About Us

I'm Steph, a 40-something mum who has two girls, now aged 15 and 13. This blog started on the day I visited a paediatrician with our younger daughter Sasha (aged 2 years and 7 months at the time). The visit produced some shock news that she might be diagnosed with autism. Sasha had delayed speech but at the time we didn't suspect it was anything more than that.... Here's the link to my first ever post: Today - A diagnosis of autism?
stephs two girls in christmas hats, laughing
Steph's Two Girls, December 2017, aged 12 and 10
I instinctively felt that I should begin a diary to record what was happening for us at the time, and I also knew that I wanted the story to be about what happened next for the whole family, in particular Sasha's older sister Tamsin, rather than just focusing on the autism. That led to the decision to name the blog Steph's Two Girls.

After much reading and research, we came to the conclusion that our youngest girl has a particular sub-type, or profile, of Autism called Pathological Demand Avoidance (PDA). Asperger's Syndrome and Classic Autism are two other sub-types.

My post 'when we first discovered PDA' is a short summary of the early years; more recently I've written a summary of our lives since Sasha was born, looking at everything from diagnosis to her path through education. You can find it here: Our PDA Story week 35.

The central difficulty for people with PDA is their avoidance of the everyday demands made by other people, due to their high anxiety levels when they feel that they are not in control.

People with PDA tend to have much better social communication and interaction skills than other people on the spectrum, and are consequently able to use this ability to their advantage. They still have real difficulties in these areas though, mainly because they need to control the interaction.

The originally noted main features of PDA (and how it may differ from other profiles of autism) were:
  • obsessively resisting ordinary demands
  • appearing sociable on the surface but lacking depth in understanding (often recognised by parents early on)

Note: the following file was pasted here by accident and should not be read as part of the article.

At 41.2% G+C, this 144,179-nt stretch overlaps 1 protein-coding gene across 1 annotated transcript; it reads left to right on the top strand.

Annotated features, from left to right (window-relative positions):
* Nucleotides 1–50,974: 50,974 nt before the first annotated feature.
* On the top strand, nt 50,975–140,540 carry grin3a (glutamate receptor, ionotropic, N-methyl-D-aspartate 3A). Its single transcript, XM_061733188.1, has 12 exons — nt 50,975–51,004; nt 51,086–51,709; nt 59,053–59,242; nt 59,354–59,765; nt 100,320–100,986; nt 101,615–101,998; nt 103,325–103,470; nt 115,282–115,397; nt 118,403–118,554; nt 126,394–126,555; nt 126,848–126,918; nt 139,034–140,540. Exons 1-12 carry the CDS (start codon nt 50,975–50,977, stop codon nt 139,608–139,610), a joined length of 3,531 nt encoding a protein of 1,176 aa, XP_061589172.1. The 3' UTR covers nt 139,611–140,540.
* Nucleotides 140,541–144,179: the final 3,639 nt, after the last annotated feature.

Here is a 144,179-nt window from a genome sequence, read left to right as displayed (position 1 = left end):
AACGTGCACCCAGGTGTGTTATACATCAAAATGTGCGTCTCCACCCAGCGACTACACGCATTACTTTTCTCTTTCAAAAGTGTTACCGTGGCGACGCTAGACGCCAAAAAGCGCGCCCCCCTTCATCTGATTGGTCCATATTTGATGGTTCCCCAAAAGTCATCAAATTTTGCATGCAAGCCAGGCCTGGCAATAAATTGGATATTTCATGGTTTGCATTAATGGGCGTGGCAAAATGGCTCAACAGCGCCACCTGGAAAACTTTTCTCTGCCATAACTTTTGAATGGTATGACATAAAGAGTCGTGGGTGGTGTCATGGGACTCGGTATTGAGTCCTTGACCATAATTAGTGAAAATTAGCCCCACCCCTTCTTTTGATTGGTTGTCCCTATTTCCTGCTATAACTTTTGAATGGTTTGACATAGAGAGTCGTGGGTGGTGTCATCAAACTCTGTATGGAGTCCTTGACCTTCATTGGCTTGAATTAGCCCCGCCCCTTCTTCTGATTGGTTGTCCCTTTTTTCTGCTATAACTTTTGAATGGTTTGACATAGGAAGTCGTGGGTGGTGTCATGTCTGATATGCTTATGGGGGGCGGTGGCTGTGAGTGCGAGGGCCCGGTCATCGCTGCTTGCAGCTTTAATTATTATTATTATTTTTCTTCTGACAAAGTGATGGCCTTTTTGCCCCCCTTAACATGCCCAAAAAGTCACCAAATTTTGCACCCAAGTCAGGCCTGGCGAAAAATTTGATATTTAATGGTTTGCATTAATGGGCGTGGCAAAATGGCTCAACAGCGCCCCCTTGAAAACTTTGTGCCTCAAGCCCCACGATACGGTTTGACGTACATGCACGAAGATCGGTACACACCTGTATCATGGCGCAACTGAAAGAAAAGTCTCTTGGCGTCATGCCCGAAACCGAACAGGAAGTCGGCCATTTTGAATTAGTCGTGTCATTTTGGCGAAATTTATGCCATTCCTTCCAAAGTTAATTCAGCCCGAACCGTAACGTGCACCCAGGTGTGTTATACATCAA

• excessive mood swings, often switching suddenly
  • comfortable (sometimes to an extreme extent) in role play and pretending
  • language delay, seemingly as a result of passivity, but often with a good degree of 'catch-up'
  • obsessive behaviour, often focused on people rather than things.

Research into this profile of autism is ongoing. For more detailed information about PDA, please do visit the PDA Society webpage where there are many resources and more detailed information on research and diagnostic criteria.

To contact me, please email stephstwogirls@gmail.com

To find out more about our experiences, please check out our 'About Us' page. If you are looking for more information on Pathological Demand Avoidance, the posts below may help.

What is PDA (Pathological Demand Avoidance)?

Ten things you need to know about Pathological Demand Avoidance

Does my child have Pathological Demand Avoidance?

The difference between PDA and ODD

Strategies for PDA (Pathological Demand Avoidance)

Pathological Demand Avoidance: Strategies for Schools

Challenging Behaviour and PDA

Is Pathological Demand Avoidance real?

Autism with demand avoidance or Pathological Demand Avoidance?

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Pathological Demand Avoidance Society website